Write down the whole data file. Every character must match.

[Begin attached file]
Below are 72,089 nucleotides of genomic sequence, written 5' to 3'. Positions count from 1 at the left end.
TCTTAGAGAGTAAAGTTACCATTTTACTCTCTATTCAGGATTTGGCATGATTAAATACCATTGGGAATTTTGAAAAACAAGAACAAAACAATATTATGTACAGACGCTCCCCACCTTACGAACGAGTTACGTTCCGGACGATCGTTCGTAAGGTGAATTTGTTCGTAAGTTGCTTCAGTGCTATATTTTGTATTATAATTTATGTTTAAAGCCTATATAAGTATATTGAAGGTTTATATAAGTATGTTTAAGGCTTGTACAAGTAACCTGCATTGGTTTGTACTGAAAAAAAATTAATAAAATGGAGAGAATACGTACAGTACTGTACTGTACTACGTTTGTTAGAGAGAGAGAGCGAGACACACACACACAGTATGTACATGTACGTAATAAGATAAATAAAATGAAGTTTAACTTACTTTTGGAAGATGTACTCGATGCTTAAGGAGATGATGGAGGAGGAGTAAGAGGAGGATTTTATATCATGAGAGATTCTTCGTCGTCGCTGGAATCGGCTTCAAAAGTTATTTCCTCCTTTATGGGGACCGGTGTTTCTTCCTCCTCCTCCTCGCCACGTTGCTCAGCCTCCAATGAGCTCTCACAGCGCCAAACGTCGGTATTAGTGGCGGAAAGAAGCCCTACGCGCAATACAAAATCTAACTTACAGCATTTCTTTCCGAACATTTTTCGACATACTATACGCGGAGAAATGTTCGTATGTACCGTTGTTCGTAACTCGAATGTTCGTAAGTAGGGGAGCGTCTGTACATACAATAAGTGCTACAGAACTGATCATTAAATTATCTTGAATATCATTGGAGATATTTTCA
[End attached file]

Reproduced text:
Below are 72,089 nucleotides of genomic sequence, written 5' to 3'. Positions count from 1 at the left end.
TCTTAGAGAGTAAAGTTACCATTTTACTCTCTATTCAGGATTTGGCATGATTAAATACCATTGGGAATTTTGAAAAACAAGAACAAAACAATATTATGTACAGACGCTCCCCACCTTACGAACGAGTTACGTTCCGGACGATCGTTCGTAAGGTGAATTTGTTCGTAAGTTGCTTCAGTGCTATATTTTGTATTATAATTTATGTTTAAAGCCTATATAAGTATATTGAAGGTTTATATAAGTATGTTTAAGGCTTGTACAAGTAACCTGCATTGGTTTGTACTGAAAAAAAATTAATAAAATGGAGAGAATACGTACAGTACTGTACTGTACTACGTTTGTTAGAGAGAGAGAGCGAGACACACACACACAGTATGTACATGTACGTAATAAGATAAATAAAATGAAGTTTAACTTACTTTTGGAAGATGTACTCGATGCTTAAGGAGATGATGGAGGAGGAGTAAGAGGAGGATTTTATATCATGAGAGATTCTTCGTCGTCGCTGGAATCGGCTTCAAAAGTTATTTCCTCCTTTATGGGGACCGGTGTTTCTTCCTCCTCCTCCTCGCCACGTTGCTCAGCCTCCAATGAGCTCTCACAGCGCCAAACGTCGGTATTAGTGGCGGAAAGAAGCCCTACGCGCAATACAAAATCTAACTTACAGCATTTCTTTCCGAACATTTTTCGACATACTATACGCGGAGAAATGTTCGTATGTACCGTTGTTCGTAACTCGAATGTTCGTAAGTAGGGGAGCGTCTGTACATACAATAAGTGCTACAGAACTGATCATTAAATTATCTTGAATATCATTGGAGATATTTTCA